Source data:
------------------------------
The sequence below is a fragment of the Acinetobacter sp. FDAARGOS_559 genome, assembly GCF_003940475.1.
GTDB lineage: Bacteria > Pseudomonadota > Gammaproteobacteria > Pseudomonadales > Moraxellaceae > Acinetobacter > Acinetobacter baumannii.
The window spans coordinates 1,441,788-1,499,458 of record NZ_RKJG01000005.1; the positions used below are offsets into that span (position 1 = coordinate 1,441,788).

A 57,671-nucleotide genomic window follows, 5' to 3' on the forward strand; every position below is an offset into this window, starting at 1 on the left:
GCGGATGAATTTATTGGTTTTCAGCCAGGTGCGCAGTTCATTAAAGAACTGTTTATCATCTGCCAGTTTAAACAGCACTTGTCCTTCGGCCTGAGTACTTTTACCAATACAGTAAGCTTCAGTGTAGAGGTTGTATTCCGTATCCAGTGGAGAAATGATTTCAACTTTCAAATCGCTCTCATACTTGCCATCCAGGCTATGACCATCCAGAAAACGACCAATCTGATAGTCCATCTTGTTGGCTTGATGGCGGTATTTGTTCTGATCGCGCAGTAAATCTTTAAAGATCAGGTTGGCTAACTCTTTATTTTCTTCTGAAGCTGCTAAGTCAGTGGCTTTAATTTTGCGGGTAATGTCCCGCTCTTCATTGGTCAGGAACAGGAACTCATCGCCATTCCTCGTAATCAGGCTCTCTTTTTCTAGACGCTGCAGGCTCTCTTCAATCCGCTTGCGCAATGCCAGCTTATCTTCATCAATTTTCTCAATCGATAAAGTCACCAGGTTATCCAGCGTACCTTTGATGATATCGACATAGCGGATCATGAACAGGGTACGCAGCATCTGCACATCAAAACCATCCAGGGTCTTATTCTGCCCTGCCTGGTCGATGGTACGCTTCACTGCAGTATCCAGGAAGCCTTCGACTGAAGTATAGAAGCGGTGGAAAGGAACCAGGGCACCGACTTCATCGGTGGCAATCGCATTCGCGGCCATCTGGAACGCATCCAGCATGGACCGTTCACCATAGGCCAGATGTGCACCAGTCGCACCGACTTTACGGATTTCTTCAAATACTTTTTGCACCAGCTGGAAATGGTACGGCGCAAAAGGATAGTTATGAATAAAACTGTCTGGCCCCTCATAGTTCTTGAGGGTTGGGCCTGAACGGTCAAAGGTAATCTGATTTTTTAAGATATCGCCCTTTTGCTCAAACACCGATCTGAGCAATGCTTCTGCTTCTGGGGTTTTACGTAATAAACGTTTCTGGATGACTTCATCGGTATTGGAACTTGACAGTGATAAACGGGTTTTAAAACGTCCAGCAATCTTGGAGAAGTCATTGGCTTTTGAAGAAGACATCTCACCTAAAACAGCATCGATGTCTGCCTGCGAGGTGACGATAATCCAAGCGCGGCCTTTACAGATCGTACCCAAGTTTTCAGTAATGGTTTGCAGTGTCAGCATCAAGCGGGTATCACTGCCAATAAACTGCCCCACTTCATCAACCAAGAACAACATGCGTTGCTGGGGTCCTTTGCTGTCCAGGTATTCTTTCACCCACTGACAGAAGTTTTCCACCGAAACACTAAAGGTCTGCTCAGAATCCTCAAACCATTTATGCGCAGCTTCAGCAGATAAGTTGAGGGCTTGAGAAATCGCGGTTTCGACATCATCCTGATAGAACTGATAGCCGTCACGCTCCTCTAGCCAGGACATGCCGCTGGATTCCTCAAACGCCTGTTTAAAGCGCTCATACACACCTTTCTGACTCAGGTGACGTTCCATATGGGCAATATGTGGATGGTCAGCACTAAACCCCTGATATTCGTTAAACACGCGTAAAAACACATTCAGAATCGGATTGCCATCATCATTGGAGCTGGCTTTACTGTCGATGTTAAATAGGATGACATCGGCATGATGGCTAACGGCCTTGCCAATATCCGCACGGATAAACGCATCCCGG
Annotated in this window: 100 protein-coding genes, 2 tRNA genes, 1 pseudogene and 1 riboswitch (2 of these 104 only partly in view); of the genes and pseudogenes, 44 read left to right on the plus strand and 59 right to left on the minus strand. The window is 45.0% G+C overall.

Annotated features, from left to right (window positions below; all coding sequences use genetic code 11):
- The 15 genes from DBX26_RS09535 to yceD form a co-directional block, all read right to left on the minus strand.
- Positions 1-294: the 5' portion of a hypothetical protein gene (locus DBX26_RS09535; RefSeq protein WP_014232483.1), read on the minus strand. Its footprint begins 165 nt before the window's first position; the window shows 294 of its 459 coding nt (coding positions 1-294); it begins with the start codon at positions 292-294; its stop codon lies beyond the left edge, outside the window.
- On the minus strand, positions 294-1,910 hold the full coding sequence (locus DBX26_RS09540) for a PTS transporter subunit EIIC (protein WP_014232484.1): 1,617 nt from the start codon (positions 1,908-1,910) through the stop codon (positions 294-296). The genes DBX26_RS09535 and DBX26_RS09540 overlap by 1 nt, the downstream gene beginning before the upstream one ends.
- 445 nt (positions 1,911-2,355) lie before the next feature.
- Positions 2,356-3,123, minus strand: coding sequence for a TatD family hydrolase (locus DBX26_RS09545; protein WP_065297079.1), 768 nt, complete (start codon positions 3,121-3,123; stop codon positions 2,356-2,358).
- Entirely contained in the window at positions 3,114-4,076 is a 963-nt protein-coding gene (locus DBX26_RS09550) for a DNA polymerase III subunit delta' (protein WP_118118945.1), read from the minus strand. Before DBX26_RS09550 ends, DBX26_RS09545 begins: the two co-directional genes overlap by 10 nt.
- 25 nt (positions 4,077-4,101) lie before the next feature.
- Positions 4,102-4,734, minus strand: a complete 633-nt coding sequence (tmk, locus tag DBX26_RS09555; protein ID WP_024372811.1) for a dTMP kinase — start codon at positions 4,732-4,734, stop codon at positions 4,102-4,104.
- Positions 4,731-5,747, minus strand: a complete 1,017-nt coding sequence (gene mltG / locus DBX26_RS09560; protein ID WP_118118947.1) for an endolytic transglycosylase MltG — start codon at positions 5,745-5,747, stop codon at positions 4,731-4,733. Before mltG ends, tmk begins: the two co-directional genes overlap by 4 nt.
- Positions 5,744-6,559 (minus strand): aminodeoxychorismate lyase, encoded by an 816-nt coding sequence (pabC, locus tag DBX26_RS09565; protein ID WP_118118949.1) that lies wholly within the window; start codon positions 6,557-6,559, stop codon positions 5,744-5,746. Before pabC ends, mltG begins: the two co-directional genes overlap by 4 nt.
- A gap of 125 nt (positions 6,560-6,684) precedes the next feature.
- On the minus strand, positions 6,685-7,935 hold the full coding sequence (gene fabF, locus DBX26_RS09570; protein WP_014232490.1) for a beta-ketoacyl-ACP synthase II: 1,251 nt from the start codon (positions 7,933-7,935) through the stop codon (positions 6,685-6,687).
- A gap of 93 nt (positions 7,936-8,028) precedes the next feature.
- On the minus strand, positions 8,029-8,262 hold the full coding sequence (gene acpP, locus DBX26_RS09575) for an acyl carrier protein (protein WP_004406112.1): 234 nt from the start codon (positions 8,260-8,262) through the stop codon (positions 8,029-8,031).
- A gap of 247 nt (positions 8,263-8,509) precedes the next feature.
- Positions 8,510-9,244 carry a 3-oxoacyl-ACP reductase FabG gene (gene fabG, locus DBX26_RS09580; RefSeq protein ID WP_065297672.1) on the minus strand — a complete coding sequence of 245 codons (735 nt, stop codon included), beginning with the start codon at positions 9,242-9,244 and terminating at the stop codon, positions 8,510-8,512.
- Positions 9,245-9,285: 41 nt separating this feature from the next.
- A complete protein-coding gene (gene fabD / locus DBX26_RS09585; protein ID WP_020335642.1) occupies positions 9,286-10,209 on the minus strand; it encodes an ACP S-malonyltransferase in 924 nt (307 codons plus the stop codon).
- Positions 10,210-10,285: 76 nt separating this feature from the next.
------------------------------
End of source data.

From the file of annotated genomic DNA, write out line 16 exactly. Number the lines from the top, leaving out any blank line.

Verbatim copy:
- Positions 4,731-5,747, minus strand: a complete 1,017-nt coding sequence (gene mltG / locus DBX26_RS09560; protein ID WP_118118947.1) for an endolytic transglycosylase MltG — start codon at positions 5,745-5,747, stop codon at positions 4,731-4,733. Before mltG ends, tmk begins: the two co-directional genes overlap by 4 nt.